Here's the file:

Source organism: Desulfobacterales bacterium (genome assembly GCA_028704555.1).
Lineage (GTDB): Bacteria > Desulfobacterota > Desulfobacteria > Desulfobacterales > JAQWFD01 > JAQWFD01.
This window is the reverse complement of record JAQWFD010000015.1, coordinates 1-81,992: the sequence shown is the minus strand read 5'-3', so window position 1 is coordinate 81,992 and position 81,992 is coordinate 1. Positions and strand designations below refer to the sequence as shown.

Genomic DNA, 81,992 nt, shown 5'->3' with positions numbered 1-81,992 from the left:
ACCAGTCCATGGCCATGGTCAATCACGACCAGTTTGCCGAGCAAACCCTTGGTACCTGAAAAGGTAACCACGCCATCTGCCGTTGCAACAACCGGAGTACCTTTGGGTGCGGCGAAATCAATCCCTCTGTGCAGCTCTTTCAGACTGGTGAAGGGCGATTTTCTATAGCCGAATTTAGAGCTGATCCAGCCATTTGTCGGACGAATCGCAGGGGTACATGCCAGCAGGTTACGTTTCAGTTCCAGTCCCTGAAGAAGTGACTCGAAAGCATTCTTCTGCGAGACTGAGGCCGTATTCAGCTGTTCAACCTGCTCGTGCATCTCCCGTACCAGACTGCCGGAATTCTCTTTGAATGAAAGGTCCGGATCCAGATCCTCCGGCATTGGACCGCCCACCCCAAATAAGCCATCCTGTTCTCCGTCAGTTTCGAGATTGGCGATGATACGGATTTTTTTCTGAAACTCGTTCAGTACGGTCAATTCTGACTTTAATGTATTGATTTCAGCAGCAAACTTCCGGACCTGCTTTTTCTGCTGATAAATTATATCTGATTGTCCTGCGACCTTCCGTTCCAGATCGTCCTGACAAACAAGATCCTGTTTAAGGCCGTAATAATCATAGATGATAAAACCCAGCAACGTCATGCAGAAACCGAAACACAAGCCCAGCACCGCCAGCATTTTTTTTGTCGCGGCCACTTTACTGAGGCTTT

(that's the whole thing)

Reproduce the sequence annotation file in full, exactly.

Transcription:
Source organism: Desulfobacterales bacterium (genome assembly GCA_028704555.1).
Lineage (GTDB): Bacteria > Desulfobacterota > Desulfobacteria > Desulfobacterales > JAQWFD01 > JAQWFD01.
This window is the reverse complement of record JAQWFD010000015.1, coordinates 1-81,992: the sequence shown is the minus strand read 5'-3', so window position 1 is coordinate 81,992 and position 81,992 is coordinate 1. Positions and strand designations below refer to the sequence as shown.

Genomic DNA, 81,992 nt, shown 5'->3' with positions numbered 1-81,992 from the left:
ACCAGTCCATGGCCATGGTCAATCACGACCAGTTTGCCGAGCAAACCCTTGGTACCTGAAAAGGTAACCACGCCATCTGCCGTTGCAACAACCGGAGTACCTTTGGGTGCGGCGAAATCAATCCCTCTGTGCAGCTCTTTCAGACTGGTGAAGGGCGATTTTCTATAGCCGAATTTAGAGCTGATCCAGCCATTTGTCGGACGAATCGCAGGGGTACATGCCAGCAGGTTACGTTTCAGTTCCAGTCCCTGAAGAAGTGACTCGAAAGCATTCTTCTGCGAGACTGAGGCCGTATTCAGCTGTTCAACCTGCTCGTGCATCTCCCGTACCAGACTGCCGGAATTCTCTTTGAATGAAAGGTCCGGATCCAGATCCTCCGGCATTGGACCGCCCACCCCAAATAAGCCATCCTGTTCTCCGTCAGTTTCGAGATTGGCGATGATACGGATTTTTTTCTGAAACTCGTTCAGTACGGTCAATTCTGACTTTAATGTATTGATTTCAGCAGCAAACTTCCGGACCTGCTTTTTCTGCTGATAAATTATATCTGATTGTCCTGCGACCTTCCGTTCCAGATCGTCCTGACAAACAAGATCCTGTTTAAGGCCGTAATAATCATAGATGATAAAACCCAGCAACGTCATGCAGAAACCGAAACACAAGCCCAGCACCGCCAGCATTTTTTTTGTCGCGGCCACTTTACTGAGGCTTT